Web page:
Human health differs from one another. The fundamental factors that are responsible for these differences are heredity and the specific lifestyle that we intend to live. The differences in human health patterns can be identified by comparing one’s genome with others’ via clinical and diagnostic analyses. This will distinguish one individual from another.
Personalised medicine, also known as precision medicine, is a scientific procedure that is used to distinguish one individual from another, as well as to know to what extent they are prone to diseases based on their molecular and genetic profile.
The diseases that are carried by these individuals possess different types and sub-types based on their biological structure and pathological and physiological processes that take place in their bodies. These diseases, however, differ from person to person also within an individual person as they age.
Why Precision Medicine
- Increases survival rates
- Targets tumors with greater accuracy
- Mitigates unnecessary treatments
- Reduces prescription errors
Science has tremendously advanced in the field of personalised therapeutics in the past few years but the constant challenges in human health and diseases are still keeping scientists at their toes.
It is observed that the illness suffered by humans is not only influenced by genetics that they possess but also the environment, social and cultural situations they live in. To understand this, we need to do an in-depth study about the biological, anatomical and physiological mechanisms that are responsible for diseases.
“It’s far more important to know what person the disease has than what disease the person has” – HippocratesHippocrates
Let’s take a look at the successful Personalised Medicine treatment approaches.
Personalised medicine works well with cancer. The research conducted at the University of California San Diego School Of Medicine shows that a therapeutic approach using personalised medicine help respite the disease for a longer period of time.
With the aid of this approach, we can now opt for genomic or molecular diagnosis to understand the genetic base of all cancers that make us select the best remedy to cure the various kinds of cancers like melanoma (skin cancer), leukaemia, colon, brain and breast cancers.
One of the most acclaimed ways to deal with Type 1 diabetes is through constant insulin injections. However, this treatment cannot be followed for all kinds of diabetes that may clinically appear alike but are scientifically different from Type 1 diabetes.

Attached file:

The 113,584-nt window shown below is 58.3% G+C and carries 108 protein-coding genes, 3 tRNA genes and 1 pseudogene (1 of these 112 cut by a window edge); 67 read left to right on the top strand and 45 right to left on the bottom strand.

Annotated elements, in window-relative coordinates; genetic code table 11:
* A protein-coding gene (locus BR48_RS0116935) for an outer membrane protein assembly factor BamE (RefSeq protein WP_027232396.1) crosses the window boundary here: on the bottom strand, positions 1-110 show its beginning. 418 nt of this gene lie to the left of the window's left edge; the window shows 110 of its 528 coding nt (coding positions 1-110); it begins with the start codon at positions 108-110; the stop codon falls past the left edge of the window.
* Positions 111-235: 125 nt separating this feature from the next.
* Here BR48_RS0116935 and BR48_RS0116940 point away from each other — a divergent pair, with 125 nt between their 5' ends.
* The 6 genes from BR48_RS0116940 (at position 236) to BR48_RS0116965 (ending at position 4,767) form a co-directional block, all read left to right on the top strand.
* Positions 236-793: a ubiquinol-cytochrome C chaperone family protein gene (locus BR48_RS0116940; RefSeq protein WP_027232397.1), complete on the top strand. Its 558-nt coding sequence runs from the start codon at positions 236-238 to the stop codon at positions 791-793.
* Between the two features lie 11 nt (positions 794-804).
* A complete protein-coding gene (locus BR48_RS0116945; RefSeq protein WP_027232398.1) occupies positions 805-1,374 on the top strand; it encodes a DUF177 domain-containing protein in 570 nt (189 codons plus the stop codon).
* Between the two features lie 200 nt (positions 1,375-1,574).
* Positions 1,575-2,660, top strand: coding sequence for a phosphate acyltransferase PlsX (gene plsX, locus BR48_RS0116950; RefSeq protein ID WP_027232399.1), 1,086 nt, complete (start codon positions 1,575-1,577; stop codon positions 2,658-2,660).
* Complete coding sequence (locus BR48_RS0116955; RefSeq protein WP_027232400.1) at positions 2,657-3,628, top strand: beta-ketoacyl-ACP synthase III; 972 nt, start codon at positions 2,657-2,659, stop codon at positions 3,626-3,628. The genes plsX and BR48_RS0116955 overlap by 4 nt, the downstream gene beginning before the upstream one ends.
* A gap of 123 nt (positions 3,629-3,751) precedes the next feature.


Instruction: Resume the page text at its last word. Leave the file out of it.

Patients with other types of diabetes can be easily treated using tablets or with no treatment required at all, which can be identified easily with the help of a simple genetic test. These steps will help us in preventing such patients by saving them from taking unnecessary treatment like taking painful injections or blood tests for a lifetime.
The primary treatment given to HIV patients in the National Health Service (NHS) is Abacavir. It is seen that one among seventeen patients suffer the side effects of the medicine due to the differences in an individual’s immune system that, in some cases, can even lead to their death.
In order to reduce this, the doctors now are suggesting all their patients go for a genomic test which can help them understand how ready the patients are to consume Abacavir. This practice has shown improved health results significantly and has been greatly appreciated since it reveals who are allergic to the drug much in advance and prevents bad reactions to medicine.
Various researchers at the Centre for Radiological Health (CDRH) have conducted a wide range of research. Under this research, they have used a variety of advanced methods to analyze the electrocardiogram to know the reasons that cause heart disease and shows what kind of patient can take benefit of cardiovascular therapies like cardiac resynchronisation therapy.
This method has opened an avenue to diagnose electrical conduction problems and to quantify scar tissue in the heart differently in men and women. This process of personalised medicine helps us understand why different medicines are used for different patients suffering from the same ailment or disease.
In today’s era, it won’t be wrong to say that technology is used as a bridge to innovate and reconcile a personalised medicine approach with healthcare. Currently, Genomic technologies are at the crux of the evolution of modern medicine. People nowadays are able to make better inferences about genomic implications. This apparently shows that the repertoire of diagnostics is constantly evolving.